The SAD Season
In the Sierra Nevada, life revolves around the changing seasons. Many Reno-Tahoe residents have experienced the winter doldrums at some point or another. As days shorten, weather stays chilly and the snow falls (sometimes unrelentingly), we can become sluggish and irritable. It’s normal in a place boasting a pronounced winter season to experience a mild case of the winter blues, but there is a difference between feeling downtrodden periodically during the winter and continued seasonal depression, also known as Seasonal Affective Disorder (SAD).
Diagnosing the Disorder
What may be perceived as restlessness or cabin fever could be a bigger issue if the depression lasts the duration of the winter, every winter. Put simply, Seasonal Affective Disorder is a type of depression brought on by the changing seasons.
Symptoms of winter SAD include changes in appetite (usually an increase in carbohydrate cravings), increased alcohol consumption and consequentially, weight gain, say Reno-based counselor Andrea Ornelas and South Lake Tahoe–based psychologist Catherine Aisner. Additionally, disturbance in sleep patterns and/or sleeping more than normal, and decreased interest in physical or social activities are common symptoms of SAD.
Diagnosing SAD can be difficult, as the patient must experience depression for two sequential winters (or summers), and the symptoms must be unrelated to other life events, stresses and medical changes, Ornelas says. SAD is more common in women than men, and affects between three and five percent of the adult population, Aisner adds. Because people carry a melting pot of various stresses on a daily basis, distinguishing between SAD and a different type of depression is complex.
While there is no definitive reason why some people are more sensitive to seasonal changes than others, SAD has been linked to decreased exposure to sunlight and decreased physical activity. Sunlight plays an important role in an individual’s circadian rhythm, which is the body’s natural balance between sleep and wakefulness. It elevates the body’s level of serotonin, which is a neurotransmitter responsible for feeling happy and alert. When the sun goes down, the body is given the cue to secrete melatonin, which is a hormone that controls sleep cycles. For this reason, it is natural for those who see less sunlight to feel tired and sluggish.
Along with fewer daylight hours comes a lull in recreation during the winter months, which is a large contributor to Seasonal Affective Disorder. The popular quote among athletes, “you’re just one workout away from a good mood,” is scientifically accurate, as blood circulation and the release of endorphins are byproducts of exercise and result in a boost to energy levels, happiness and the ability to focus. Exercise releases the neurotransmitter dopamine, which lifts your spirits and reduces stress and anxiety. Regular exercise also elevates your confidence and helps you sleep at night, all important factors for optimal mental health.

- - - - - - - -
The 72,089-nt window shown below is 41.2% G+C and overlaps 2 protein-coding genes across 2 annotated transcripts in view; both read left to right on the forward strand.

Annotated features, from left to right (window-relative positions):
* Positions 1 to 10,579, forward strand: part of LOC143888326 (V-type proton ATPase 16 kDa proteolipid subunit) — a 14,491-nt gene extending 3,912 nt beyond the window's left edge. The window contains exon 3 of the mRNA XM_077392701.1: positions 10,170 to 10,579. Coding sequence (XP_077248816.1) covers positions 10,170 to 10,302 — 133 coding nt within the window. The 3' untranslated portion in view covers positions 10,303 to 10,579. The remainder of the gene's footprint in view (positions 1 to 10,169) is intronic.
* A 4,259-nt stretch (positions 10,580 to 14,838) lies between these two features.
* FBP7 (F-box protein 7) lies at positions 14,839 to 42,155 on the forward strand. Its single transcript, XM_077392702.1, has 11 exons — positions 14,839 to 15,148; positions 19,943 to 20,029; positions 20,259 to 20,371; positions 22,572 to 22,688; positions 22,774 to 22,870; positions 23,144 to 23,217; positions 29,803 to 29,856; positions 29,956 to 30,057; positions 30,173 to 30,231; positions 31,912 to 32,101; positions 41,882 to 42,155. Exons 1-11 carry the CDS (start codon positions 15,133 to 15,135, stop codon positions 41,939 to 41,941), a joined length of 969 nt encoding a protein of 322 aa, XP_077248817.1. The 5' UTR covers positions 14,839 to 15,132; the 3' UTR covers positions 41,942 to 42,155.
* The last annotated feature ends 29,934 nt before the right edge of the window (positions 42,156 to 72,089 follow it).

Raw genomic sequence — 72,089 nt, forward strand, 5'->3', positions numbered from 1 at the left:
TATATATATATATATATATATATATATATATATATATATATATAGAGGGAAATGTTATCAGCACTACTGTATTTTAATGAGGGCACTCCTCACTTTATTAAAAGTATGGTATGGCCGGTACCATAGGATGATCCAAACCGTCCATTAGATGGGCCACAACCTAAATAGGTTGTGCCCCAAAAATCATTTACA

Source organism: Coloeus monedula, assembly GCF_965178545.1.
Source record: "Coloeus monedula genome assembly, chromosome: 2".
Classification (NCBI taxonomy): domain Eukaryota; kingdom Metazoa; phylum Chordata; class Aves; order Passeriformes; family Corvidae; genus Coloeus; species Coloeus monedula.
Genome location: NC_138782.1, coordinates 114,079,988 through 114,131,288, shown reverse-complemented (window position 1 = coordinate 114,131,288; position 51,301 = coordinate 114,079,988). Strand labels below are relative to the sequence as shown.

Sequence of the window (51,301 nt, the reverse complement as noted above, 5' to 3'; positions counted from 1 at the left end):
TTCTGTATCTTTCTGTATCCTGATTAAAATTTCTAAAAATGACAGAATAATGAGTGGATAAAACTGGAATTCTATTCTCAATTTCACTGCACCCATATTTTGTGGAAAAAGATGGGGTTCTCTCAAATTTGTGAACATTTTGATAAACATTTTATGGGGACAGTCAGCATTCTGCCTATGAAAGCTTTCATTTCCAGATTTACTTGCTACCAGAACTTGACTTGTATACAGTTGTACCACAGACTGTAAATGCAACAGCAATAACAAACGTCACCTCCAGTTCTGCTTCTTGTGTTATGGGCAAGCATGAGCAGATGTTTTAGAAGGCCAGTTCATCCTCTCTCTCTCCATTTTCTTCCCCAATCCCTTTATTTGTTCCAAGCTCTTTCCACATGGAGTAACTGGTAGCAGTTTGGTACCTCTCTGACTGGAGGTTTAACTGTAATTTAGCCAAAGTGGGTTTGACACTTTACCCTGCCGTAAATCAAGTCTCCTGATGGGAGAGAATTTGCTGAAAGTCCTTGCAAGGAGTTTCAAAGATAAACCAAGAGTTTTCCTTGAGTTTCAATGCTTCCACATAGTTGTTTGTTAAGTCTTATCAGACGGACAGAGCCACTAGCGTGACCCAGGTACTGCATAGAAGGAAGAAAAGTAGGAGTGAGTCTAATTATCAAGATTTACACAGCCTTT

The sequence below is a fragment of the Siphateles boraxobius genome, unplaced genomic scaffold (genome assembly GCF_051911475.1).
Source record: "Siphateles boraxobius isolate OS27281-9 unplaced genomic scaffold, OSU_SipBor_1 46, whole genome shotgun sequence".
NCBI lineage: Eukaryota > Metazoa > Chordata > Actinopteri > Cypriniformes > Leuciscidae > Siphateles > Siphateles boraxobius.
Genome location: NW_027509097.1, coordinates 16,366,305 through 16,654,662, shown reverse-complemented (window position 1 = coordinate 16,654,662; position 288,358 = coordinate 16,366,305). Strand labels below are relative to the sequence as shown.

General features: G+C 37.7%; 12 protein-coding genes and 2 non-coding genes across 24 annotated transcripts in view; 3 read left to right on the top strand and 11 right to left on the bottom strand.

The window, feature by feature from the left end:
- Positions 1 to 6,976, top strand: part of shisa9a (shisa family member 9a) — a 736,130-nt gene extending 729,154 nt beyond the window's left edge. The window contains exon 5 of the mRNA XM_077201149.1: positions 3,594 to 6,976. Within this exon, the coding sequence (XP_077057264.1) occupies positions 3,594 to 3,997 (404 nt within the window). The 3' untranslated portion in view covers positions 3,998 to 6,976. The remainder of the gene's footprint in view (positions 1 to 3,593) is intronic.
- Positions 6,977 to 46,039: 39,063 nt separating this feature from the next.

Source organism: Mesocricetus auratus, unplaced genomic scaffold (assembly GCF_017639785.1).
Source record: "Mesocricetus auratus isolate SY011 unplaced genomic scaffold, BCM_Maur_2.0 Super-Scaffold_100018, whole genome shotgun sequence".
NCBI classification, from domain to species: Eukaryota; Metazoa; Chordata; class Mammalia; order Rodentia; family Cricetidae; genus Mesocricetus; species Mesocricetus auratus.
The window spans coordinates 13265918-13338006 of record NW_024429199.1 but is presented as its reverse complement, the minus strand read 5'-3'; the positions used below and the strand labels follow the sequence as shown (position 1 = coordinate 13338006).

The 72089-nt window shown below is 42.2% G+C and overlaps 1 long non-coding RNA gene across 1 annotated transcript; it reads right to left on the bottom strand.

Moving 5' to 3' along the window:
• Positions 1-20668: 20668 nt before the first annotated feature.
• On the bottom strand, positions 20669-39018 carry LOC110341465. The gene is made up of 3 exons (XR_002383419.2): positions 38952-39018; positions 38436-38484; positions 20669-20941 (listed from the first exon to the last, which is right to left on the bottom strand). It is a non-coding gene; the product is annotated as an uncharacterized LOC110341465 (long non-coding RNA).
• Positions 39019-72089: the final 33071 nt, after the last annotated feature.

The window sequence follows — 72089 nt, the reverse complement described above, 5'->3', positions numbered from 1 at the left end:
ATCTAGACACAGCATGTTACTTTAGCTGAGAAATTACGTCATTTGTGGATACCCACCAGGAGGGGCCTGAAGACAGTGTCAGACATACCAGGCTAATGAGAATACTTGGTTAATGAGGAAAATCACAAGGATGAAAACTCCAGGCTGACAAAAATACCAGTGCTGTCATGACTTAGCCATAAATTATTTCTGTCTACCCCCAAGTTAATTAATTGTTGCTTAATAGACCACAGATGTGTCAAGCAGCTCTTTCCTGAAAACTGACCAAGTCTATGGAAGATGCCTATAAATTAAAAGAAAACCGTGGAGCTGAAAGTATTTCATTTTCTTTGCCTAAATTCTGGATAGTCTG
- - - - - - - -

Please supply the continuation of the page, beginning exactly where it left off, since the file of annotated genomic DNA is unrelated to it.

SAD is more common in the Northern part of the U.S., where the amount of daylight hours during the winter is minimal. Although Reno-Tahoe averages 275 sunny days per year and the risk of SAD is relatively low, it is important to note there is a difference between a bad day and a bad season. Deeper depression can be treated.
“Most of us get ‘cabin fever’ at times,” says Aisner, “but that’s not the same thing as the winter blues.”
Avoiding the Blues
In order to prevent and/or alleviate symptoms of SAD, both Aisner and Ornelas advise regular walks over lunch breaks in order to gain natural exposure to sunlight as well as increase blood flow with exercise. Weekend outdoor activity—easily actionable among Tahoe’s recreational activites—is encouraged. Additionally, maintaining a well-balanced, healthful diet is strongly recommended. Caving in to carbohydrate, sugar and alcohol cravings can worsen feelings of depression due to blood sugar spikes and crashes. For this reason, consuming quality protein (either animal or plant-based), fruits and vegetables will keep nutrient levels high and the body’s blood sugar level relatively stable.
These preventative measures, although effective, are not always possible. In Northern states, such as Alaska, where even midday walks or weekend outings are performed in darkness, SAD is much more prominent; however, it is still treatable.
Light therapy is commonly prescribed to patients with SAD, and involves specific periods of exposure to full-spectrum lighting, Ornelas says. This non-invasive treatment is effective, and can be performed in a therapist’s office or at home. Aisner recommends replacing lighting in the home and office with full-spectrum lighting to people with Seasonal Affective Disorder.
Ornelas treats SAD by using cognitive behavioral therapy, which focuses on altering patients’ thought processes in order to change feelings and, consequently, behavior. Similarly, Aisner encourages patients with SAD to mentally prepare for the coming season and remain cognizant of what he or she can do in order to prevent and alleviate the symptoms of depression.
There are many resources in the Lake Tahoe and Reno area for those with Seasonal Affective Disorder. You can seek guidance from your provider of choice, or look online at http://therapists.psychologytoday.com. Northern Nevada Adult Mental Health at 480 Galletti Way in Sparks is a great resource for those who don’t have health insurance. When it comes to mental health, always err on the side of caution and know that you have options for help.
Incline Village’s Julia Mueller gets her winter sunlight on the ski hill. Find more of her work at www.theroastedroot.net.